Roku Streaming Stick On Sale. Remote Gains Volume Rocker?

Dave Zatz —  October 8, 2012 — 9 Comments

roku-remote

Hot on the heels of the Roku pico projector announcement, the Roku Streaming Stick ($99) is now available for order and a revised RF Roku remote passed through the FCC today. This accessory looks quite similar to the Bluetooth gaming remote bundled with the Roku 2 XS┬ástreaming player, yet appears to feature two minor differences. Instead of dual status lights under the A/B buttons, Roku Streaming Stick marketing material indicates there may be a single LED. Eh, whatev? More interesting are the two new side rocker buttons. While it’s not entirely clear what these are, (programmable) volume control would be welcome. Especially if the remote is made available for purchase to existing Roku 2 owners.

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9 responses to Roku Streaming Stick On Sale. Remote Gains Volume Rocker?

  1. According to our pal Matthew Moskovciak over at CNET the remote does indeed feature a volume rocker, but it seems designed to control devices via that MHL port — meaning while this is suitable for the Roku Streaming Stick, it wouldn’t be of much use to us Roku 2 owners as a universal remote. Also, another interesting tidbit, the remote is not using Bluetooth but rather WiFi Direct – a technology Mari’s been tracking.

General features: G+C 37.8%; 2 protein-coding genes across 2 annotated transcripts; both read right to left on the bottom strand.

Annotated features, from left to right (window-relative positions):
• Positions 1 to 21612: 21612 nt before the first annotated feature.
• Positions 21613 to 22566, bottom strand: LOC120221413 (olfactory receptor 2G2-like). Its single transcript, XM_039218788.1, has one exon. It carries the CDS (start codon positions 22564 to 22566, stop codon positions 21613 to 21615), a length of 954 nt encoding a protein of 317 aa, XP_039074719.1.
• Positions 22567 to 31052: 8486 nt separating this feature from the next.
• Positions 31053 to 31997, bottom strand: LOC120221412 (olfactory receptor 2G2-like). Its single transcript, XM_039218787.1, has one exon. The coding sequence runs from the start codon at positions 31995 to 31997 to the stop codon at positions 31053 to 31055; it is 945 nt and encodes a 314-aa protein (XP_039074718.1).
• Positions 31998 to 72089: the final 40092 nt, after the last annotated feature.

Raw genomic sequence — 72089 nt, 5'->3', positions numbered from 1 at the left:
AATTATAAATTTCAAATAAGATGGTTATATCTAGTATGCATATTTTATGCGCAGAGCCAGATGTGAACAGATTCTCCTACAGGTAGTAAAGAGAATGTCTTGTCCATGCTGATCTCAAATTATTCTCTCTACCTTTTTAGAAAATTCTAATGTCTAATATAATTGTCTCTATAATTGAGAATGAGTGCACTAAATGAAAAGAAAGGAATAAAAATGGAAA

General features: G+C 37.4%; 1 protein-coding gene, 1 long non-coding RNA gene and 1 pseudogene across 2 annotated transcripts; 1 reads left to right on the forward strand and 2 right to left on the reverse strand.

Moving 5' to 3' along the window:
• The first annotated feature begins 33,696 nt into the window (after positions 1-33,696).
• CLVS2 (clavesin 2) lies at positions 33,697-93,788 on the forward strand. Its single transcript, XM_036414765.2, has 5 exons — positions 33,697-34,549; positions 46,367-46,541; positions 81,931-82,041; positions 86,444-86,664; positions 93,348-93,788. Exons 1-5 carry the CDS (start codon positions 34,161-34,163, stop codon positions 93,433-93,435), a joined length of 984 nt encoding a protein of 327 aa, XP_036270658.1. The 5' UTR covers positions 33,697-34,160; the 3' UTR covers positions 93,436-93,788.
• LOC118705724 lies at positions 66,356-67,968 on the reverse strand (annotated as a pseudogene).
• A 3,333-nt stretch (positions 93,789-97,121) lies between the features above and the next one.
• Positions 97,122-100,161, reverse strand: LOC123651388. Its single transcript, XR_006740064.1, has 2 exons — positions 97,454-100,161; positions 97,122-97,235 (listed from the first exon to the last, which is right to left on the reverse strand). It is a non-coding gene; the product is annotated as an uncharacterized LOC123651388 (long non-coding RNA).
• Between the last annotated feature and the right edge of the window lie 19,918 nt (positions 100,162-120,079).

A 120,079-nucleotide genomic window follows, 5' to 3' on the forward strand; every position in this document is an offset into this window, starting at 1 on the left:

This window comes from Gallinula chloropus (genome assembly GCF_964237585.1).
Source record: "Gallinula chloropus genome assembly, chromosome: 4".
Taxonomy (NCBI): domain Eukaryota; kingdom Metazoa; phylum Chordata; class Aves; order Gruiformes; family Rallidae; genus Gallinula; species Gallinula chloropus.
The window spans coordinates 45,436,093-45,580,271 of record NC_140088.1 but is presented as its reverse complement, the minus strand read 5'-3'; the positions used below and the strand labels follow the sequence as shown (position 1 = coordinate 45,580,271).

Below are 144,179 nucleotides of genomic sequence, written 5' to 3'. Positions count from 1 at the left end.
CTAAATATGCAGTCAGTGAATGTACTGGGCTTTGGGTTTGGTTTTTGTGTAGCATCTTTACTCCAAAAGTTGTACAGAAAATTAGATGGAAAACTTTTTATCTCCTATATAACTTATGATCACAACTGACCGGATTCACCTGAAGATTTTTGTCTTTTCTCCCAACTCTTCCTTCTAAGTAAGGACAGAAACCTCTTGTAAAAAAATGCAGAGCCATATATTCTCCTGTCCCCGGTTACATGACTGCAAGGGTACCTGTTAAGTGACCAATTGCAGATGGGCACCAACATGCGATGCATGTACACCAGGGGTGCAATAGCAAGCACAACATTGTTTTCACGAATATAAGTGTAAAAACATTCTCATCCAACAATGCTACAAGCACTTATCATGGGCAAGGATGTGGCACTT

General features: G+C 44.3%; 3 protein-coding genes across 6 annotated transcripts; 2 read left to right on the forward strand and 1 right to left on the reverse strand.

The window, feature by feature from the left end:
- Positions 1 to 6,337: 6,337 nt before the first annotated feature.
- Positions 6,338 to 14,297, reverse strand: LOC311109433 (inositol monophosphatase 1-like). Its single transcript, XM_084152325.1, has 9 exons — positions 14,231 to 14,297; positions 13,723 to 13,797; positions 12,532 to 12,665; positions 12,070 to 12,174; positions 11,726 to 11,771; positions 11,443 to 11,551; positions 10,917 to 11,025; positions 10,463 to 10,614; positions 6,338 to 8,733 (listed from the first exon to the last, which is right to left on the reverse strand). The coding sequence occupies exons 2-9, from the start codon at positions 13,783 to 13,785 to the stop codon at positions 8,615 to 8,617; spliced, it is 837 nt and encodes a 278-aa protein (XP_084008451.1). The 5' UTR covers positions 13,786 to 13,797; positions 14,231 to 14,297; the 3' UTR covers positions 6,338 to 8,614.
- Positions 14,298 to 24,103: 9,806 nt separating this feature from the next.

2. Dave, you left out the most important difference – Wifi Direct instead of Bluetooth…

  3. Yah, read the comment above. CNET set me straight … as Roku doesn’t really have much to say to me these days (and most of the FCC filing was confidential). What can I say, I think the Roku Streaming Stick will be a flop (despite four announcements and counting) and have wondered why they’re too cheap to license YouTube.

  4. I don’t see how it’s a flop unless they’re expecting it to widely expand their market beyond pack-ins with other manufacturer devices, which I don’t think is the case.

  5. The pack-ins will be extra revenue for Roku. Until manufacturers realize they’re not seeing a return on their ROI, anyway. But I worry most about regular folks who buy this independently thinking they can plug it into any HDMI-looking port and get Roku on their TVs… And I’d say Roku is heavily banking on this solution given the number of announcements. I expect we’ll see another any day saying you can now order online.

    The pico projector does look pretty cool and appeals to the geek in me… but I’m not sure I’m willing to spend $300 for low res, low lumens, and a single speaker novelty.

    What I really want is the promised UI refresh and maybe a new few tent pole channels – like ESPN, YouTube, A SlingPlayer client to reenergize the platform (and sales).

  6. I feel like if their hardware could do YouTube (w/ ads) then it would be done already.

  7. Roku PR refuses to answer off script questions, so we’ll never know…

  8. There’s nothing the YouTube client (w/ ads) is doing on other platforms that couldn’t also be done on a Roku2. Take a look at the Roku Vudu channel for an example of how well the platform can perform. Whatever the hold up is, I’m convinced it’s about a business deal, not (lack of) technology capabilities.

  9. You need hardware support for those capabilities, and it’s possible they might not have it, that’s what happened to Popcorn Hour. It’s just a chance, but it’s hard to say what else could be holding up any possible deal except $$$$.

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